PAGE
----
And now for a "That's so cool!" moment from Intimacy With Jesus...
I have a little segment in my blog called "Love Notes." These are especially short posts in which an amazing thought about our "romance" with Jesus suddenly hits me and I just need to share it.
Well, sometimes a "that's so cool!" moment hits me when I'm listening to scripture. The revelation might not necessitate a particularly long post--it's just something really cool I think is worth sharing.
I mentioned before that no part of scripture is without meaning or significance. If a portion of scripture seems boring to us, it's only because our human minds haven't fully grasped the gems hidden within. Genealogies can seem like that sometimes.
Well, when I was listening to Nehemiah 3, there was this long list of Israelites involved in rebuilding the temple. It seemed a bit boring at first, then suddenly I heard this:
"And next unto him repaired Shallum the son of Halohesh, the ruler of the half part of Jerusalem, he and his daughters." - Nehemiah 3:12
Women helped rebuild the temple! What's particularly impressive about the daughters of Shallum is that their grandfather was apparently something of a dignitary. If anyone could've felt a sense of entitlement to not get involved in the grunt work, it would've been these women. 1. Because their grandfather was important, 2. Because they were women. But these women obviously didn't take that attitude.
I don't know why this struck me as so cool. Maybe because when I think of significant physical tasks described in the Bible, I automatically associate these tasks with men. I guess this passage also reminded me of the instances in the epistles in which the Holy Spirit--through Paul--goes out of His way to mention the women heavily involved in support of the ministry.
Years ago, when I was an undergraduate taking an online class, the subject of religion and sexism came up. The argument or implication was that Christianity was just another sexist, female-suppressing religion.
In my class discussion post, beginning with Eve, Sarah (God told Abraham to obey his wife in a male-dominated society!), Hagar, Miriam, Rahab, Jael, Deborah, Ruth, Huldah, Esther and ending with Mary, Elizabeth, Mary Magdalene (and Christ's other female followers), Priscilla (aka Prisca), Lois, Eunice and probably many others whose names escape me at the moment, I described how God powerfully used and accomplished His work through these women. These women were leaders (both spiritual and military), protectors, fighters, survivors, prophetesses, helpers, vessels. Indeed, these women played significant roles in God's story.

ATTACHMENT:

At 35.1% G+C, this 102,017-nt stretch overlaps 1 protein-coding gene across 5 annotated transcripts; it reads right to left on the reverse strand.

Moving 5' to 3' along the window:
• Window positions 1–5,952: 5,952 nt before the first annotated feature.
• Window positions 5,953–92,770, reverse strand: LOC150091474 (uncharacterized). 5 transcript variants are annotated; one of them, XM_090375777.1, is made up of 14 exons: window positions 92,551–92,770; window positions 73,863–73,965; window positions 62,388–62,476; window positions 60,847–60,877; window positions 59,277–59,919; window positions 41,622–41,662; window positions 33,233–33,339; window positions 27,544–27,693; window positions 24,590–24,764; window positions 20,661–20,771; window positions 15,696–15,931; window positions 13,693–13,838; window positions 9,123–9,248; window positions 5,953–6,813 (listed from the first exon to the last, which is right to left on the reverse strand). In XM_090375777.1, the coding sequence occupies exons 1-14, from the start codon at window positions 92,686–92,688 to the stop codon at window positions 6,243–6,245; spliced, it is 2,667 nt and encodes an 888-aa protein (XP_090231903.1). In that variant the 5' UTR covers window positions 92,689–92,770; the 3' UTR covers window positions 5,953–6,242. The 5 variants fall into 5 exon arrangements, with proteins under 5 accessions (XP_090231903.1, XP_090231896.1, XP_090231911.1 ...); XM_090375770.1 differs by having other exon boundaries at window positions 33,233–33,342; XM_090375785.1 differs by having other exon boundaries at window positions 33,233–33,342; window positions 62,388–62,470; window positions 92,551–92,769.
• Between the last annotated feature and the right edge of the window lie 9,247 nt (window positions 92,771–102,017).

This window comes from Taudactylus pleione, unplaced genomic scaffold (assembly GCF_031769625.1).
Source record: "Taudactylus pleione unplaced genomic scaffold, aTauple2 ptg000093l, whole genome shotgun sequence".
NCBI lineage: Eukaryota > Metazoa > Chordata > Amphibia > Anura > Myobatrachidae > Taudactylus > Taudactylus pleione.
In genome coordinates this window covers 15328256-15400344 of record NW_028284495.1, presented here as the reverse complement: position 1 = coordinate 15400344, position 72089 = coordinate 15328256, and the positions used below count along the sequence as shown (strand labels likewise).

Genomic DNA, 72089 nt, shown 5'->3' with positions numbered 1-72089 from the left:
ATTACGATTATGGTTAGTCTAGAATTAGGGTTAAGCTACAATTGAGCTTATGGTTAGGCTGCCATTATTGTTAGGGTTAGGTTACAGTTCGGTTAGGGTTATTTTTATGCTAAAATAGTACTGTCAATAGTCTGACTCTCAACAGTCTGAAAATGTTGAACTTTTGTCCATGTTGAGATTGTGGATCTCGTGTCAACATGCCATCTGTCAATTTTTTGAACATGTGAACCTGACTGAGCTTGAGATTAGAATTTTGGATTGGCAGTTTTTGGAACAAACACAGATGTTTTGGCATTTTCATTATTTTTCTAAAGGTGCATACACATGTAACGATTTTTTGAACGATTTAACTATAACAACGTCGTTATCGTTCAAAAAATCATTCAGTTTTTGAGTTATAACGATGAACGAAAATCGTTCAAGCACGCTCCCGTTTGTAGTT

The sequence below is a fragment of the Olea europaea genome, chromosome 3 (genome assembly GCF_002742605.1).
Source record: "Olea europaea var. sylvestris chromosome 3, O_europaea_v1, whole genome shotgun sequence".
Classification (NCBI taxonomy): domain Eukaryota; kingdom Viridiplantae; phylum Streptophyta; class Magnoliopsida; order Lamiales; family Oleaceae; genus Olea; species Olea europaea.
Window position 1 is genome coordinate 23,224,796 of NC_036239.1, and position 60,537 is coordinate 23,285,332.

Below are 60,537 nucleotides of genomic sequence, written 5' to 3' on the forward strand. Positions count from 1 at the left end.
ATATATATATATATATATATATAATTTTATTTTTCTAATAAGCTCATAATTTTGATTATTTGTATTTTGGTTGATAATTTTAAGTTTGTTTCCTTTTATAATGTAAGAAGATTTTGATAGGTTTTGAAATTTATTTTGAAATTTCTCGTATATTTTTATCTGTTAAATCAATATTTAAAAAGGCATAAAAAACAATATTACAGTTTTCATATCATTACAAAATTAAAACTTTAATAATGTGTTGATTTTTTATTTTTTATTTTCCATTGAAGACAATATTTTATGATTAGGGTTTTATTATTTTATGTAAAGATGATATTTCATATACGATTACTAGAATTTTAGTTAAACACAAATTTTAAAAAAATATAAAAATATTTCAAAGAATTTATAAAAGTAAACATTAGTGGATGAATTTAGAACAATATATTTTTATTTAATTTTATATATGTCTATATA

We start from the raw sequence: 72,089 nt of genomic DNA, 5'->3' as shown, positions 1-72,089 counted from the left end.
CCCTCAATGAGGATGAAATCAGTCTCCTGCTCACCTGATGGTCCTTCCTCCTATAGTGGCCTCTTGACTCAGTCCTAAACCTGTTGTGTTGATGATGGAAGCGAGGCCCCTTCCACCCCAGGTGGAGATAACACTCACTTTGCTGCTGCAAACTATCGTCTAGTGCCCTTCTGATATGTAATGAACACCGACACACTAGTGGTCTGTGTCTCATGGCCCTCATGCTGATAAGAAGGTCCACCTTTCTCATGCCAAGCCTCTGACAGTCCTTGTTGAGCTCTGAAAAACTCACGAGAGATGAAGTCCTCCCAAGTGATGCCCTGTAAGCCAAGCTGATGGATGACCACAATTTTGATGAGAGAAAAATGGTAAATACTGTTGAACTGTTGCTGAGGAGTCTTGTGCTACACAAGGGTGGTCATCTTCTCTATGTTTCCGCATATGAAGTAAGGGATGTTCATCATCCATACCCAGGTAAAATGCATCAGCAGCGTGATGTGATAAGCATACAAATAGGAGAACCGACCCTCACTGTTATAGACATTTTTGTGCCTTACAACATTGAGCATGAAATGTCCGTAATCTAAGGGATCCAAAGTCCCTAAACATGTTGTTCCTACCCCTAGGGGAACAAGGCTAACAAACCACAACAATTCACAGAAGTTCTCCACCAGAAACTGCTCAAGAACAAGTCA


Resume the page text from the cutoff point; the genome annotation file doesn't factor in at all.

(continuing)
Arguably most significant, women were the first evangelists! The Lord Jesus appeared FIRST to Mary Magdalene (Mark 16:9). God chose a woman for this honor! Not Peter, not John--Mary! He then tasked Mary and the other women with telling the disciples of His resurrection (Luke 24:1-11).
When you read the story of creation in Genesis, what do you see? There seems to be a gradual progression: The creations become bigger or more complex, culminating in a creature being made in God's very image--first, Adam, then Eve. Eve was, arguably, the culmination of God's creation.
Anyone who accuses God or the Bible of sexism has obviously never really read the Bible. Just because the culture or society during which the Bible was written may have been sexist, doesn't mean God was or is. In fact, in all these biblical instances (and in others I've probably forgotten), God bucked society's sexism by using women to lead armies, to govern, to prophesy, to preach. God chose birth from a woman's body as the method through which He would come to Earth.
God loves women!
Adam didn't feel complete until God gave him Eve. I believe the last Adam didn't feel complete until God gave Him His bride!
This post started out as a cool recognition of Shallum's daughters (they likely also carried weapons and helped defend the temple along with the other builders (Nehemiah 4:17-18)), but it's turned into an awesome reminder of just how much God loves His daughters!